Ms. Lunde describes her experience at the Eras Tour in Kansas City, Missouri, this summer with her 15-year-old son, Carter, as one centered around community. Despite being surrounded by tens of thousands of strangers, the stadium transformed into an intimate setting. “I didn’t know the people standing in line in front of me,” she says, “but we became friends in that moment.”

Take the friendship bracelets, which have become a celebratory symbol of girlhood. Swifties have been trading bracelets as if they’ve been friends their whole lives.

Even more precious for the mom of a teen boy, “[She’s] also created a bond between Carter and I, like as a mother and son,” she adds.

Carter notes that the singer makes people happy. “When I’m having a bad day, I turn on Taylor Swift,” he says.

The price of admission to the girlhood club is pretty steep. The Eras Tour caused a meltdown on Ticketmaster. While face-value tickets were priced between $49 to $449, resale prices could be in the thousands. Many opted to attend the concert film, with adult tickets costing $19.89.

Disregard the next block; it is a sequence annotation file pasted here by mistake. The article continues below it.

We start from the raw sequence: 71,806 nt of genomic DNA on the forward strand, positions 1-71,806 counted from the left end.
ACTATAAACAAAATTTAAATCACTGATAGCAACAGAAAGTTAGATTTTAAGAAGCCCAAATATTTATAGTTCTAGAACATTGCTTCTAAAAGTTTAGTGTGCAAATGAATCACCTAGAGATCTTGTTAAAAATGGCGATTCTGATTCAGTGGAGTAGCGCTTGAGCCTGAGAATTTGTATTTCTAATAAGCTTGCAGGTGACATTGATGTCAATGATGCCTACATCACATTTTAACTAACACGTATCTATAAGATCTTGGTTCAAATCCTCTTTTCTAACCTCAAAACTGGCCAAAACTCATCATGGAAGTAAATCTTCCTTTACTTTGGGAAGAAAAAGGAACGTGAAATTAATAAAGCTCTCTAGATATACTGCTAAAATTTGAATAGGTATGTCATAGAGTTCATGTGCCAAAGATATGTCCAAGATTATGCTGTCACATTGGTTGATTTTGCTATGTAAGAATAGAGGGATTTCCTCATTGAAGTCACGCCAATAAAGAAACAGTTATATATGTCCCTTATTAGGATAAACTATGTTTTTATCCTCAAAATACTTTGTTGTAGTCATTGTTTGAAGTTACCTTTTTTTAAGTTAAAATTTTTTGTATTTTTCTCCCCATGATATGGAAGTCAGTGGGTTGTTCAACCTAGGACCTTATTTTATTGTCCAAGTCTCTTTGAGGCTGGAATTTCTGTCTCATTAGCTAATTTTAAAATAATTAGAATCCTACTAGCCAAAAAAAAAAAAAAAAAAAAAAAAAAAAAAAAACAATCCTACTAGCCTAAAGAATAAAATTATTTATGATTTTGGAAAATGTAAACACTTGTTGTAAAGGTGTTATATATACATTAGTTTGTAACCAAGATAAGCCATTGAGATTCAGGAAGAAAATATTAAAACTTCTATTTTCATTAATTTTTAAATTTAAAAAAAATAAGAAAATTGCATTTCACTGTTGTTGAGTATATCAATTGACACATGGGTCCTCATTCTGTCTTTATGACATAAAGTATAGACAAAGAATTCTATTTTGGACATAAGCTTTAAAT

Even though girlhood has always been “ubiquitous” in pop culture, this moment is different, says Hannah Wing, an assistant communications professor at Wichita State University. For one, pop culture depictions of girlhood are attracting fans and audiences beyond young girls. She points to recurring references of summer 2023 as “the summer of the girl.” Alongside Ms. Swift's tour, Beyoncé’s Renaissance World Tour smashed records. In August alone, the tour grossed $179.3 million, making it the highest one-month gross for tours since Billboard began tracking earnings in 1985. Beyoncé showed her support for the Eras Tour by attending the concert film’s premiere in October alongside Ms. Swift. Her own concert film, “Renaissance: A Film by Beyoncé,” opens Dec. 1.